Due to persistent efforts by some consumer groups in some states in the US for banning this coloring substance, attention is being received at the national level to review its use in a limited way. The Food and Drug Administration of the US was petitioned recently by the reputed Center for Science in the Public Interest, long associated with efforts to ban potentially harmful foods, charging that the caramel coloring contains two cancer-causing chemicals, requesting that it should be banned. The chemicals in question are 2-methylimidazole (2-MEI) and 4-methylimidazole (4-MEI). Studies published in 2003 and 2005 by the National Toxicology Program of NIH are reported to have found that these chemicals caused cancer in some mice and rats and raises serious concerns regarding the advisability of continuing its uncontrolled use in various products, from pharmaceuticals to rubber. Other studies also found some evidence for cancer in lungs, liver, thyroid and leukemia in experimental animals. It may be illogical to take any risk whatsoever from a purely cosmetic coloring angle and such a situation may not justify the use of caramel in foods. As is to be expected beverage industry maintains that there's no evidence that the chemical, 4-MEI, causes cancer in humans but in its own interest it must take action to voluntarily cut down on the use of caramel in some of its products.

For some time there was this illusory feeling that caramel with a reported ADI of about 200 mg per kg body weight cannot cause any health damage. How ever with new scientific evidence emerging, even an exposure of 16 mcg per day is considered risky and therefore giving warning to consumers on the label of products with more than this limit may be an appropriate step to safe guard the safety of the consumers in the long run. Some cola beverages are known to contain more than 100 mcg of 4 -MEI alone per a 12 oz can and there may be many products which may contain this chemical, much more than this level.


Wednesday, April 13, 2011


There is an increasing tendency for people to go for "fresh", "local", "natural" or organic foods and the reason is not far to seek. It is simply the fear factor that is driving millions of consumers away from preserved or processed foods and the food industry is to blame itself for this sorry situation. Historically food technology evolved over centuries to extend the supply chain so that adequate foods are available all year round. Use of salt or sugar which increases the osmotic pressure in food system to discourage proliferation of pathogens and many spoilage organisms continues even to day though from healthy angle they are shunned by a substantial strata of the society. While uncontrolled salt consumption is known to be linked to hypertension and cardiovascular disease, high sugar can be responsible for dental decay, diabetes, obesity and other disorders. Organoleptically too much sugar or salt can create quick satiety. Salt and sugar preserved food products can be farthest from the concept of fresh foods.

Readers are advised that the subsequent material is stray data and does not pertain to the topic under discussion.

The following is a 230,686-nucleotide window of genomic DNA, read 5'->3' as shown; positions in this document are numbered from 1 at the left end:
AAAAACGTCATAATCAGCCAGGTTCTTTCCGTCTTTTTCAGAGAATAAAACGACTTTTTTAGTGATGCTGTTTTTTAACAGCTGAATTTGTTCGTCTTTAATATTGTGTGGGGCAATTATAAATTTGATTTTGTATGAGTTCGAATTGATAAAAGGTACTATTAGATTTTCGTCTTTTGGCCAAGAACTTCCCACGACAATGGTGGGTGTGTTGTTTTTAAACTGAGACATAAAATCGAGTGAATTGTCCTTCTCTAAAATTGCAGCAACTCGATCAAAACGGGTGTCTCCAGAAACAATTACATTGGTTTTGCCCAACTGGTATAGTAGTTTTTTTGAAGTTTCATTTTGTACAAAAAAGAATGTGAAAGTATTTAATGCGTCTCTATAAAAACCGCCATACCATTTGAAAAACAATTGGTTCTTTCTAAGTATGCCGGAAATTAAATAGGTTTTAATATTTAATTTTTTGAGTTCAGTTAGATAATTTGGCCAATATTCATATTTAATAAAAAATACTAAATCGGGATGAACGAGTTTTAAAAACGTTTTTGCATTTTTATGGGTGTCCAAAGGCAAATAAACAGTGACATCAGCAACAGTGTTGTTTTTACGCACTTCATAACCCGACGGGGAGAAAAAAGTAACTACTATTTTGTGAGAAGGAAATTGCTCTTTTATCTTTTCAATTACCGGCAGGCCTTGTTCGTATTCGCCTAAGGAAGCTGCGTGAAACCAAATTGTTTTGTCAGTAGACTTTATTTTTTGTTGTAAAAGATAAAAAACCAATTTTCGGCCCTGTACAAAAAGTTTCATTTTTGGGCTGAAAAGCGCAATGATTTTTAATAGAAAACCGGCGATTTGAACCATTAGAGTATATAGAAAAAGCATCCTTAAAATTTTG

Sun drying or the more scientific mechanical drying of perishables which contain high levels of moisture gives products with altered textural features but it still served the purpose of extending the life of the food significantly due to low water activity in such foods after removing bulk of the water content. Besides, the reconstituted final product has drastically different eating quality, not often liked by consumers. Vast improvements in dehydration technology have contributed to better finished products and freeze drying can give a product that can be quite satisfactory though cost wise such products can be very expensive. However dehydrated foods can also never qualify to be called fresh.